All wines stored at 55° and 70% humidity
"The Lambic Grand Cru Bruocsella Cantillon is a lambic which has matured for three years in oakwood barrels and has been selected for its exceptional colour, taste and flavour. Its light, slightly amber, yellow-gold colour and its aroma, a mixture of apples and honey, make the Grand Cru Bruocsella a very seductive beer. Its taste derives from its dry character and its slight and discreet acidity.
When kept for a long time, its bouquet gets the fine flavour of roasted bread which, according to some, relates it to the white Burgundy "Chardonnay". This aristocratic beer is to our national beer patrimony what Mouton-Rotschild, Petrus or Romanée-Conti are to the wines.
Just like these top quality wines, the Lambic Grand Cru Bruocsella is not drunk but savoured and it can be served with the finest dishes. Its subtle taste enhances the savour of stewed dishes, underlines discreetly the taste of fish and crustaceans and constitutes a strong support for the taste of fine meat. Combined with sauerkraut, it tastes to full advantage. The taste of the Grand Cru Bruocsella Cantillon will change in course of time and the beer can be kept for years. We recommend our customers to savour this old Lambic in wine glasses (tasting glasses)." - Cantillon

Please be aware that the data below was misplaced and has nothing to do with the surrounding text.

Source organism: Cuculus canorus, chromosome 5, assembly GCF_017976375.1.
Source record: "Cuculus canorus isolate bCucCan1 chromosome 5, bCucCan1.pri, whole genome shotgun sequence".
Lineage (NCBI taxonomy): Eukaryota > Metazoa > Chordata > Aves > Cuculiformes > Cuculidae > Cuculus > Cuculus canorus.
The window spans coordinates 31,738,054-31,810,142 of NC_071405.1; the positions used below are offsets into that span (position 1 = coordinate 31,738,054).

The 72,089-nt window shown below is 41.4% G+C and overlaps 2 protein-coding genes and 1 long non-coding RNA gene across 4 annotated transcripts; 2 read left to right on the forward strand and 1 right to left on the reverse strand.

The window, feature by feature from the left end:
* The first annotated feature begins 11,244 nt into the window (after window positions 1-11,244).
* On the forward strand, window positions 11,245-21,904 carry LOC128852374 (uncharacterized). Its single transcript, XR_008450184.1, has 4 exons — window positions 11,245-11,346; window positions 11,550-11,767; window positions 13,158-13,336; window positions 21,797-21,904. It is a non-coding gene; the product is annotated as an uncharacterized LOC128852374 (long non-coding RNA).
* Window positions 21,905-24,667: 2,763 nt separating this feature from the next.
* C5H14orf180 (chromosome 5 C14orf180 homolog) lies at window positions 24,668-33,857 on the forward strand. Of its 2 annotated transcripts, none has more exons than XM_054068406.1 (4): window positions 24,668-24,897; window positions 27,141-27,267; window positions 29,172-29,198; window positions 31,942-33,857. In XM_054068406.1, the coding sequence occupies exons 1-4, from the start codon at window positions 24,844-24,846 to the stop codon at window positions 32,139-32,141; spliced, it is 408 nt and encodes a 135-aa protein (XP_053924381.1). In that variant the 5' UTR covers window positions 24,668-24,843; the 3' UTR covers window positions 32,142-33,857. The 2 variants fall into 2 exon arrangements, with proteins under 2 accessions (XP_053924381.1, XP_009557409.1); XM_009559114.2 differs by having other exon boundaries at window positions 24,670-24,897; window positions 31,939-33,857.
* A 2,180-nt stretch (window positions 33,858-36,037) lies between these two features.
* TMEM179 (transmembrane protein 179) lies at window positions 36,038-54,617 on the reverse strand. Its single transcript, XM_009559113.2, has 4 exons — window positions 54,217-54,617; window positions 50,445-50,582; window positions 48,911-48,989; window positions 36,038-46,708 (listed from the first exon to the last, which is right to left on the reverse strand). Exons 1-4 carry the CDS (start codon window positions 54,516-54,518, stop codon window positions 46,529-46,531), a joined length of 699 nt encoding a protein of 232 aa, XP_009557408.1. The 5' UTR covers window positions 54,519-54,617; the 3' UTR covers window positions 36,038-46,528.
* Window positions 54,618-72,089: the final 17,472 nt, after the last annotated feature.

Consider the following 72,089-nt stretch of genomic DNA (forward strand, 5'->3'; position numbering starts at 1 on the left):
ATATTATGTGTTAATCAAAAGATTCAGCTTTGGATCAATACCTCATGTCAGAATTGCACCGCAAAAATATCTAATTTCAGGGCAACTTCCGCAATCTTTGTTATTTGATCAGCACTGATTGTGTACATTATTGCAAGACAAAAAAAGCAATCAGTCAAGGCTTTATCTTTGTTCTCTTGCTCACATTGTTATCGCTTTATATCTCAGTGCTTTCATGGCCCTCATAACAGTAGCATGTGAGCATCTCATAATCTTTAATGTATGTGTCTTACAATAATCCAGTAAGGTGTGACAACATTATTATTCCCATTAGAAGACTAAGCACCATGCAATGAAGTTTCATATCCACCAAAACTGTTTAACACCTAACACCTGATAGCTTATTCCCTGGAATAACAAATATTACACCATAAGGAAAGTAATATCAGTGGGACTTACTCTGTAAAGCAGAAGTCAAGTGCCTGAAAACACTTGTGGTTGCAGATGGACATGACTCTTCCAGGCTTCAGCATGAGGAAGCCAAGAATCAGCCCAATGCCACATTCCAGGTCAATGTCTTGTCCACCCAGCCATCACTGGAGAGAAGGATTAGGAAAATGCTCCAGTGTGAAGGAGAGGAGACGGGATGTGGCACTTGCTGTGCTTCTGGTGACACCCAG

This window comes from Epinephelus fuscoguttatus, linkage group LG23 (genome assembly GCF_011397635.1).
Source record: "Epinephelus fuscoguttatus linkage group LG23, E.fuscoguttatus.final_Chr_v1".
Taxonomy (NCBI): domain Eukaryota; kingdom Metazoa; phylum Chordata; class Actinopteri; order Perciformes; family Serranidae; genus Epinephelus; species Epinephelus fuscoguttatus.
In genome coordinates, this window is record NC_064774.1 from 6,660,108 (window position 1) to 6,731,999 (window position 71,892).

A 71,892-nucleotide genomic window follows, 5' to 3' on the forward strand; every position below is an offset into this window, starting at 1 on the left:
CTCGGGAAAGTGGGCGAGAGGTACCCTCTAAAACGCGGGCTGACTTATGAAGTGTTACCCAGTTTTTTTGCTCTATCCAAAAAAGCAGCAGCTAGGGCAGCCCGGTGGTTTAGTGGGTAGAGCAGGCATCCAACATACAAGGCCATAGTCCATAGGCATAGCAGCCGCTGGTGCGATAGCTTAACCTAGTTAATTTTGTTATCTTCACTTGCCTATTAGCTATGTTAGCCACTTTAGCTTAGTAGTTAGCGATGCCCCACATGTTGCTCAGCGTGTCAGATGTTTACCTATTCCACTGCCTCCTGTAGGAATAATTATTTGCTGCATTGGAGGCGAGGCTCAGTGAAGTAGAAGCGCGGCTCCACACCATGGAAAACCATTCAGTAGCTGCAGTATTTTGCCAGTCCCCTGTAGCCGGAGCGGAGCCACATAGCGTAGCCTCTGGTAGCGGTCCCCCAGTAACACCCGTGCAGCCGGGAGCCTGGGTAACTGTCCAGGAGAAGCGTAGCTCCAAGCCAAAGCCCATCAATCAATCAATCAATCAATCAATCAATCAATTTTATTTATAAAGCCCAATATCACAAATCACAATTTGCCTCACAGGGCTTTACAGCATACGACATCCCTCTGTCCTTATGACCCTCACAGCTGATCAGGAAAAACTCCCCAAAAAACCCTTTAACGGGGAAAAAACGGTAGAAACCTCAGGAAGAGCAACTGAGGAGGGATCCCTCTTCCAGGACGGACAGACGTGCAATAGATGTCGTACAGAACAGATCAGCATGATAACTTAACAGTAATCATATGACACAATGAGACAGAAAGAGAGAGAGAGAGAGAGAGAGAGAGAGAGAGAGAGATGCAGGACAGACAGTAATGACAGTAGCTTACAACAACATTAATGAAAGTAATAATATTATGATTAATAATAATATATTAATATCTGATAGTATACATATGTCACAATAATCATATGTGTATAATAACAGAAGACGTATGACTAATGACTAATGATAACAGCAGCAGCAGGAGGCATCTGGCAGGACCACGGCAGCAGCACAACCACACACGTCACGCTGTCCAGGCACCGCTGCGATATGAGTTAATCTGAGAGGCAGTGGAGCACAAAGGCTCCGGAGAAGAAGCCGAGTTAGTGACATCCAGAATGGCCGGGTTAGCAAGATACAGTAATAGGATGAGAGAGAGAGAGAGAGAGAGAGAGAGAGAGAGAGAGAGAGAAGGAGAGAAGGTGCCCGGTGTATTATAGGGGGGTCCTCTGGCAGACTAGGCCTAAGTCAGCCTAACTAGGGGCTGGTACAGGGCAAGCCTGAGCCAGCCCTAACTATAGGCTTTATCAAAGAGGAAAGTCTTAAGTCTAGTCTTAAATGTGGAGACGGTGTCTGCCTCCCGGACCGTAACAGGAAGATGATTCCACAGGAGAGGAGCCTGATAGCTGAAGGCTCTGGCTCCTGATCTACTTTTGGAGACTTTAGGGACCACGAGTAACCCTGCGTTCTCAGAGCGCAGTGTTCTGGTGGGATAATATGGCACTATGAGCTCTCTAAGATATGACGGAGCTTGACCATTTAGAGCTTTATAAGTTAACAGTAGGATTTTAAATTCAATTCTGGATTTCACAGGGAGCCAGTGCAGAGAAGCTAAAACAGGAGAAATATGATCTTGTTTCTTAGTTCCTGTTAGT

Lambics, also referred to as sours, initially pulled me in for their vinous qualities and unusual persistent finish. Often times I find a flinty reductive quality that calls to mind the best bottlings from white Burgundy producers such as Roulot, Lafon, and Coche-Dury. That driving intensity, crazy levels of concentration, so severe, and yet concluding with unparalleled freshness.
Commonly regarded as the world's most mysterious beer, Lambics are spontaneously fermented with natural yeasts. This is mother nature's most ancient brew. They are produced in, and around the city of Brussels. In the 1950's there were hundreds of Lambic brewers within this Pajottenland region of Belgium, but today only a few remain. The production is extremely labor intensive, and as a business proposition there simply wasn't the financial incentive 70 years ago for brewers to continue this tradition - technological advancements offered more desirable options.
Lambics are derived from about 35% wheat and 65% malted barley, with relatively small amounts of aged hops used.
Following your heart as a wine lover into beer territory is not always easy, I know that as well as anyone. Once you taste the magic from this most fabled Lambic producer, you will become a believer in this ancient brew!